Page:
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        Flatté, Rowe, Sartori, Shastri, and Wang to chair 2020 MRS Fall Meeting
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        Flatté, Rowe, Sartori, Shastri, and Wang to chair 2020 MRS Fall Meeting
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        Flatté, Rowe, Sartori, Shastri, and Wang to chair 2020 MRS Fall Meeting
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Footnotes

mrs.org/fall2020

The Meeting Chairs for the 2020 Materials Research Society (MRS) Fall Meeting are Michael E. Flatté (The University of Iowa, USA), Michael P. Rowe (Toyota Research Institute of North America, USA), Sabrina Sartori (University of Oslo, Norway), Prasad Shastri (University of Freiburg, Germany), and Chongmin Wang (Pacific Northwest National Laboratory, USA). The Meeting will be held November 29–December 4, 2020, in Boston, Mass.

Michael E. Flatté is a professor in the Department of Physics and Astronomy at The University of Iowa (UI). His research interests include optical and electrical control of spin dynamics in materials, novel spintronic devices, quantum sensors, and solid-state realizations of quantum computation. He received an AB degree in physics from Harvard University in 1988 and a PhD degree in physics from the University of California, Santa Barbara (UCSB) in 1992. After postdoctoral work at the Institute for Theoretical Physics at UCSB and in the Division of Applied Sciences at Harvard University, he joined the faculty at UI in 1995. He was director of UI’s Optical Science and Technology Center from 2010 to 2017. Flatté has more than 200 publications and 10 patents. He is a Fellow of the American Association for the Advancement of Science and of the American Physical Society (APS), a member of MRS, The Optical Society, and the American Vacuum Society, and was chair of the Division of Materials Physics of APS from 2016 to 2017. Flatté also has an adjunct appointment as professor in the Department of Applied Physics at Eindhoven University of Technology in The Netherlands.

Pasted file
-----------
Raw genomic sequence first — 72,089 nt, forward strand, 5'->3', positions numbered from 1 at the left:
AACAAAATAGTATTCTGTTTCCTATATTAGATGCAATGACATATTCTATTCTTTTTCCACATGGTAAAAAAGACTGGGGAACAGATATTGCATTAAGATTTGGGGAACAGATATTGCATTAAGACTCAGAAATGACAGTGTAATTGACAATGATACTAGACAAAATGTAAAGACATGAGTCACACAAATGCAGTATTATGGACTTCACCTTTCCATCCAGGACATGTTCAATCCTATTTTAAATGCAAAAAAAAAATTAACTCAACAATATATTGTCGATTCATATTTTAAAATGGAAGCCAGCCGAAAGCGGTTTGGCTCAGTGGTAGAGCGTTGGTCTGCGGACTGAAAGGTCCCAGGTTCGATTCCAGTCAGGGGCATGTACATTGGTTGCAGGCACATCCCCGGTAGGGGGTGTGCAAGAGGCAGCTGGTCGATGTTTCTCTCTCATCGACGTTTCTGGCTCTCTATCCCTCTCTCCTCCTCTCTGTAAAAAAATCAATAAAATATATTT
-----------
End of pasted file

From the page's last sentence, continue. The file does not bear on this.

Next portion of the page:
Michael P. Rowe is a principal scientist at the Toyota Research Institute of North America, having joined Toyota’s North American Research and Development operations in 2008. He received his BA degree in chemistry from Knox College and MS and PhD degrees in chemistry from the University of Michigan, continuing with his postdoctoral research also at the University of Michigan. His work focuses on using bottom-up chemical approaches to control nanomaterial properties so that original futuristic ideas can become real-world applications. His current research programs span a broad range of fields, including lightweight steel composites to reduce environmental affects through improved vehicle fuel economy, and artificial muscle, soft robotics to improve the quality of life for elderly and disabled people. Rowe has received four Toyota Research Division Awards for his research accomplishments. He and his teams have generated more than 40 patents, in addition to numerous conference presentations and peer-reviewed publications.